Mr Modi won three assembly elections on the trot and ruled Gujarat for more than 12 years

Incumbent politicians in India are among the most vulnerable in the world.

"Two out of three governments get thrown out in India. In America, the number is just the opposite - two out of the three get elected," Ruchir Sharma, a leading analyst, once noted.

Narendra Modi appears to be an exception. The Bharatiya Janata Party (BJP) leader won three assembly elections on the trot and ruled Gujarat, his home state, for more than 12 years before moving to Delhi in 2014. He has since led his party to two decisive wins to rule India.

This has not stopped Prime Minister Modi from leading the campaign for the Gujarat state assembly. Thursday's record-breaking win - the BJP is on course to pick up 157 of the 182 seats and more than half of the popular vote - paved the way for a seventh-term in the state. It also proved that Mr Modi is "synonymous with Gujarat", as many commentators say.

Mr Modi characteristically made the Gujarat poll a referendum on himself. He spoke at more than 30 campaign meetings and undertook miles-long road shows to woo voters and grab saturation coverage on news networks. On the stump he invoked Gujarati asmita or pride and implored the voters to "trust" him and the BJP government. "You don't expect the prime minister to expend so much time and energy in a state election," says Amit Dholakia, a professor of political science at Gujarat's Maharaja Sayajirao University.

Mr Modi may have been made to work harder than usual. His ideology of strident Hindu nationalism, combined with promises of economic development, remains a big draw with voters. Religious riots convulsed Gujarat shortly after he first gained power in 2002, but that evidently did not dent his popularity. To be sure, Gujarat outpaces most of India in investment and per capita income; and boasts the country's fourth-largest economy.

However, as elsewhere in India, jobs are drying up and prices are rising here. Gujarat has lagged behind less richer states in health indicators like infant and maternal mortality rates. Mr Modi's successors in the local government have not enjoyed the same rapport with voters. In the 2017 state election, the party, facing a then-resurgent opposition Congress and a rebellion by supporters who belonged to an influential landowning community, scraped through with a narrow win.

"But once Mr Modi is on the ticket, the script changes," says Shekhar Gupta, editor-in-chief of ThePrint, an online news and current affairs site.

Mr Modi, say commentators, knows a setback for the BJP in Gujarat would hurt not only his party, but his own image. One reason he may have expended so much time and energy campaigning in the state this time could have to do with the arrival of the opposition Aam Aadmi Party (AAP), led by Arvind Kejriwal. The AAP has been ruling the city state of Delhi since 2015 and earlier this year won the key state of Punjab. On Wednesday, it wrested control of the cash-rich municipality of the capital, Delhi, which the BJP had ruled for 15 years.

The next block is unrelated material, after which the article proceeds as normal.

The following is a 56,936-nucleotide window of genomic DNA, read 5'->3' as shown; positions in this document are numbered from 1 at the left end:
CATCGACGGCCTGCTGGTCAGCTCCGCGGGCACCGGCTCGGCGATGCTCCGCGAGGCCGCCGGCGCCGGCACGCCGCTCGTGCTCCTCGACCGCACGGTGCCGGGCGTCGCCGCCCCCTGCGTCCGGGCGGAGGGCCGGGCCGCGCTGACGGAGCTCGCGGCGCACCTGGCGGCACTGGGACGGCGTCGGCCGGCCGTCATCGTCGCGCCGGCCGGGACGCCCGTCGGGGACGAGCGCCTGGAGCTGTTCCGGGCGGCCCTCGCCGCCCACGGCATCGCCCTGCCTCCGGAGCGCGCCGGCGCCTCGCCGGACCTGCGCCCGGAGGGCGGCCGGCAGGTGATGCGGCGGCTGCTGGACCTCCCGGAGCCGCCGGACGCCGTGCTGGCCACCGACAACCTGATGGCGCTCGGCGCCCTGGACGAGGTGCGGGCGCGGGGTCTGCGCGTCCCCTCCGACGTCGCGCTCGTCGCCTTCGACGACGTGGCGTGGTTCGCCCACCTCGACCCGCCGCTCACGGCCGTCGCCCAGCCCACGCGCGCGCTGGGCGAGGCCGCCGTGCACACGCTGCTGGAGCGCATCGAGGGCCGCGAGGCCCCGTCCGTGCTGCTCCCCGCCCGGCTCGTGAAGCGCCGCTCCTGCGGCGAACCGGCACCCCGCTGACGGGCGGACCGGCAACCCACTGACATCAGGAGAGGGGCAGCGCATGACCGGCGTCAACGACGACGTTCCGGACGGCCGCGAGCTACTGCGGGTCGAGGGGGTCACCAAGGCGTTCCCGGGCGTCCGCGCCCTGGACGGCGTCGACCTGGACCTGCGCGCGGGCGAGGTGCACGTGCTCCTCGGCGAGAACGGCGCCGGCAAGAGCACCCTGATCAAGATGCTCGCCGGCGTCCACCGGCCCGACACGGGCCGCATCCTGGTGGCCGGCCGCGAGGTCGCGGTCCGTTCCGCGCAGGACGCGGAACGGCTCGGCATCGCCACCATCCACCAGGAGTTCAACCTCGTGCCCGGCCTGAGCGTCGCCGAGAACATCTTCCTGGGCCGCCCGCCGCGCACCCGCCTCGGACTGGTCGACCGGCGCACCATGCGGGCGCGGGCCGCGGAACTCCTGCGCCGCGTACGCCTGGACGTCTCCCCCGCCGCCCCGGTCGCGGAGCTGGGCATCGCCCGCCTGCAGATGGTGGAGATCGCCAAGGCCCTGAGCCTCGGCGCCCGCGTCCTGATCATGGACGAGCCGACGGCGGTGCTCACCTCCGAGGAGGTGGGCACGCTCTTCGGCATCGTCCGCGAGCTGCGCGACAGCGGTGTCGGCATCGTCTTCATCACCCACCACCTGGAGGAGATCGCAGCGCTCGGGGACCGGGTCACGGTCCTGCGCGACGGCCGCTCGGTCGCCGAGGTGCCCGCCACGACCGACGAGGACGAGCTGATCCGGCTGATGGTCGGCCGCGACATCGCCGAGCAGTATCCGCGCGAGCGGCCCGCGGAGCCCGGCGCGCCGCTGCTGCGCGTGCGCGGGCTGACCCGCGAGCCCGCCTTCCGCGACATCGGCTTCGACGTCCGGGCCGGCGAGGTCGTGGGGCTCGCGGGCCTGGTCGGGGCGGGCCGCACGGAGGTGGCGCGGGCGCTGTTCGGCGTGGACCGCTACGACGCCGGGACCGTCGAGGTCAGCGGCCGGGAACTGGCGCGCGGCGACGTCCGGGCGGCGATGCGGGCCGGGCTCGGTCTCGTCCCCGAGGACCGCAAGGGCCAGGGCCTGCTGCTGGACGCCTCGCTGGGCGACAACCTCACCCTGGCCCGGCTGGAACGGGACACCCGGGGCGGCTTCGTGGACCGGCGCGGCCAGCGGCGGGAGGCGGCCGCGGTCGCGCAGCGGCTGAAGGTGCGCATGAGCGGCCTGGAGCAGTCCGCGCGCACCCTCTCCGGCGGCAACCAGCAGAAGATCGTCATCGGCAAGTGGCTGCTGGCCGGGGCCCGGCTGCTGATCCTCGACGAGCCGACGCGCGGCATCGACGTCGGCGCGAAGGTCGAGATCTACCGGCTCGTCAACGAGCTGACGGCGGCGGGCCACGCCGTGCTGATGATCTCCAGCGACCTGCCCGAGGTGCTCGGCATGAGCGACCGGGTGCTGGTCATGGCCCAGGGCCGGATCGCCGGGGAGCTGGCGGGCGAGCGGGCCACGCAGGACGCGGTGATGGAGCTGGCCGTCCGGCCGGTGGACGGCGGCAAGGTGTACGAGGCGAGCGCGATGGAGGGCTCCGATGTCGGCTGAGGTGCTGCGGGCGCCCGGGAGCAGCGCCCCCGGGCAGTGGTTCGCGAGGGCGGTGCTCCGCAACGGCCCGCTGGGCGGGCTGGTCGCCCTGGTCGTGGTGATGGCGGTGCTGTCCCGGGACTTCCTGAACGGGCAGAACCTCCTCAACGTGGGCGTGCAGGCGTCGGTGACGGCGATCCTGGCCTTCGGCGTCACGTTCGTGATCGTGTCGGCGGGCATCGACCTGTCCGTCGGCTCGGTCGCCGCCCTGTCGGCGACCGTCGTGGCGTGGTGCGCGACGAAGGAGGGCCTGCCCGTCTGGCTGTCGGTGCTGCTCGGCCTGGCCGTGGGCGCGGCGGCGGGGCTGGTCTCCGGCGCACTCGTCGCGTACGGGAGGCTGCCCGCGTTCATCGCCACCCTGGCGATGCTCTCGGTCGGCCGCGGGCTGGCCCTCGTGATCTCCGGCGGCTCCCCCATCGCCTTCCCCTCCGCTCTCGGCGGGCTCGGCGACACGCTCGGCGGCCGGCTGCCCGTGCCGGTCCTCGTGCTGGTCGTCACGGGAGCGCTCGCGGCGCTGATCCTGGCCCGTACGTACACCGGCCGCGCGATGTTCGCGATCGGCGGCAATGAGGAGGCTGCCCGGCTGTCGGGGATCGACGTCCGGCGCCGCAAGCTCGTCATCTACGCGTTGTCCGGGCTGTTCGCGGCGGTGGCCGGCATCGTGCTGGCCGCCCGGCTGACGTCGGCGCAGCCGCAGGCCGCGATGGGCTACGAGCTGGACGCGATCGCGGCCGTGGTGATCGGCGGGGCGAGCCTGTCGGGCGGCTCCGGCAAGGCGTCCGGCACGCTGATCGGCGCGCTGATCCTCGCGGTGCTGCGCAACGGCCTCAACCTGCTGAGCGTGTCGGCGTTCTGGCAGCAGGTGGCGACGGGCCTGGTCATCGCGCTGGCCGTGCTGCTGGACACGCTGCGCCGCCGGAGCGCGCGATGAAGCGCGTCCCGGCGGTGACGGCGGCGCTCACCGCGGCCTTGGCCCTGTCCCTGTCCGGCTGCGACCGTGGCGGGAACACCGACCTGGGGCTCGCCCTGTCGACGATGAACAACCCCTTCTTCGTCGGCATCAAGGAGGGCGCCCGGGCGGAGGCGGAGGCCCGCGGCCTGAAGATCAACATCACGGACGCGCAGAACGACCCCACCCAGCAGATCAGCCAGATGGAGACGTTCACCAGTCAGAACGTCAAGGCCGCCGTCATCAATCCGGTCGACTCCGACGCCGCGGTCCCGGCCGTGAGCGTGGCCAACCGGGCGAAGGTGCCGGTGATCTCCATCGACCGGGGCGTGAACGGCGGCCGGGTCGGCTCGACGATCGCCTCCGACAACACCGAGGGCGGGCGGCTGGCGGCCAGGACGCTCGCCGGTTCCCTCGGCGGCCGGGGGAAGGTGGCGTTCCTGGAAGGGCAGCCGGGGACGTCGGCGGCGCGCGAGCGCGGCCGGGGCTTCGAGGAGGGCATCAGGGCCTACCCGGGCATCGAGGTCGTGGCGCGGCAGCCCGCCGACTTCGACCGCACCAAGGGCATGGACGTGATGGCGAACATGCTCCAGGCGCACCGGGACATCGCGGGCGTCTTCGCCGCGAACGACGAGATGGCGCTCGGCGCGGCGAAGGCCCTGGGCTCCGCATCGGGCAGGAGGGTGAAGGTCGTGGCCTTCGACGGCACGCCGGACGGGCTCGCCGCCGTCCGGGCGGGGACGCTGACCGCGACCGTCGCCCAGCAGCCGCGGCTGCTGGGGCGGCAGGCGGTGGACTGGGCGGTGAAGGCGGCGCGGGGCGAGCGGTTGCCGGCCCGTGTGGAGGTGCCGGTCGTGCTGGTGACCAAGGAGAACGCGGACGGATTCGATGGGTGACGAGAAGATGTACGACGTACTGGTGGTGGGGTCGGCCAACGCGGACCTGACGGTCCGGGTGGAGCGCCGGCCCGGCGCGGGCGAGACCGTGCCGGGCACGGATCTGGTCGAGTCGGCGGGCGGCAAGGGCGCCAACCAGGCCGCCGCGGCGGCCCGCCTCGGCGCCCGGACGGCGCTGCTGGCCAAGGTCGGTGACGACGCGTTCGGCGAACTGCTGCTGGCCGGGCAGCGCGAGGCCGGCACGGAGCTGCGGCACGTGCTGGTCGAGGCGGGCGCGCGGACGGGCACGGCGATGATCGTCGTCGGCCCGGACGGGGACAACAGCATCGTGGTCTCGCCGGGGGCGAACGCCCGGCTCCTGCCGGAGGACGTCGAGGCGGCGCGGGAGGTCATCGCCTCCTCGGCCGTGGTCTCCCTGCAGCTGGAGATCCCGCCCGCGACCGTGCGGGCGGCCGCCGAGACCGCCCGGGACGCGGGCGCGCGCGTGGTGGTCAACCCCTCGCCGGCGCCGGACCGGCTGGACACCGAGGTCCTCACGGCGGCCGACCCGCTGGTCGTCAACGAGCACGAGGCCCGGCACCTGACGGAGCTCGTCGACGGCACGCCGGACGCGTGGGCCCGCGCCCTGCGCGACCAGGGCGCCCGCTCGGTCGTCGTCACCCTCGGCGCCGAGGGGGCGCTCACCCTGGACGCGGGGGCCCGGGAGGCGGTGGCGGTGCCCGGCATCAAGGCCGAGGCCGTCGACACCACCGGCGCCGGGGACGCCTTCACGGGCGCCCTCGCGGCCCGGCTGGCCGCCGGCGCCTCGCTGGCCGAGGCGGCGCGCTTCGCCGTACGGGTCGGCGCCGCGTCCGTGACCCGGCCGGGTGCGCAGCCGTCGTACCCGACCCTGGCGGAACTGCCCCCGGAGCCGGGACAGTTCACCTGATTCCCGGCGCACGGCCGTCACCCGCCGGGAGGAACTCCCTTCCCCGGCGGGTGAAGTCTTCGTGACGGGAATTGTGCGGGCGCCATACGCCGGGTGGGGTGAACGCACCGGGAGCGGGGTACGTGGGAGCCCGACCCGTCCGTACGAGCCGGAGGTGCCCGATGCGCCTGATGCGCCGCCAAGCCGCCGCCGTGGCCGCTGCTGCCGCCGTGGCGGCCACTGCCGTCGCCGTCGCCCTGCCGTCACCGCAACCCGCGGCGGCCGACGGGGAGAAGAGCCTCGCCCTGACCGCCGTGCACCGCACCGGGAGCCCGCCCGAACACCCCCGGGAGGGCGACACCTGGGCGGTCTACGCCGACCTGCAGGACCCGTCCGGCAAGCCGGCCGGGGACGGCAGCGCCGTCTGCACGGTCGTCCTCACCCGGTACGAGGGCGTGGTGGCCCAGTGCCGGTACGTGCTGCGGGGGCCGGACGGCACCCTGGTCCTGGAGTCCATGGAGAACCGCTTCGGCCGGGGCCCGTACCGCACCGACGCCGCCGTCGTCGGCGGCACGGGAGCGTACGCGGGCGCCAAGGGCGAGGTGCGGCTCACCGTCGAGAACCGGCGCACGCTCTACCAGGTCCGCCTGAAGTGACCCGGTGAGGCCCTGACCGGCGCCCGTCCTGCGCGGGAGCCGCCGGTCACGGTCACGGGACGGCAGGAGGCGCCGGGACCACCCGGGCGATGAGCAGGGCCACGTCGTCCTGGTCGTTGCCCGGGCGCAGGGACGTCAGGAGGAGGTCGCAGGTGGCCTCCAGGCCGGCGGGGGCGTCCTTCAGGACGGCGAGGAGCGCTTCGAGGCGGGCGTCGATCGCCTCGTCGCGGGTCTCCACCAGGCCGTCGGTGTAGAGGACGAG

Mr Kejriwal is a feisty leader who relishes throwing down the gauntlet to Mr Modi: he moved to Varanasi to contest against the BJP leader in the 2014 general elections. (He lost.) In Gujarat, his party debuted with less than half a dozen seats and picked up close to 13% of the popular vote, much of it at the expense of the main opposition Congress party. "It has built a space in the opposition. It needs to build a grassroots network and credible leaders," says Prof Dholakia. A survey by YouGov, a global market research firm, and Delhi-based think tank Centre for Policy Research (CPR), in more than 200 cities and towns earlier this year found the AAP was gaining a foothold as a national alternative to the BJP, taking over the opposition space that Congress had enjoyed. "They've got a foot in the door. It doesn't mean that they are going to win the next election, but they become political contenders in the state," says Rahul Verma, a fellow with the Centre for Policy Research.

But Mr Modi's BJP remains a hard act to beat. His unquestionable appeal as a vote-getter is complemented by his party's Hindutva ideology, a powerful organisational apparatus, abundant resources, a record of governance, a strong social coalition and a largely supportive media.

Mr Modi is also helped in no small measure by a weak opposition - the Congress party's abject performance in Gujarat shows voters no longer find it appealing, say commentators. The party's narrow win over the BJP in the small mountain state of Himachal Pradesh - where voters have a reputation for kicking out incumbents - offers only a rare sliver of hope to an enfeebled party.

What also helps the BJP is the rainbow coalition the party has stitched together of upper, lower and middle-ranking castes - also called the Other Backward Classes (OBCs). OBCs alone make up about half of Gujarat's more than 60 million people.

Mr Modi's charisma and connect with voters remains the BJP's greatest strength. "But the party's greatest strength is also its greatest weakness. Take Mr Modi out of the equation, and the BJP looks vulnerable," says Prof Dholakia. "The dependence on Mr Modi is also an admission of the weakness of the local leadership. The other state leaders are not popular."

The BJP is now set to rule Gujarat without a break for 29 years - only the Communist Party of India (Marxist) ruled a state (West Bengal) for a longer time, a record 34 years. And Mr Modi, 72, continues to be a political outlier, defying anti-incumbency, both in his state and outside.

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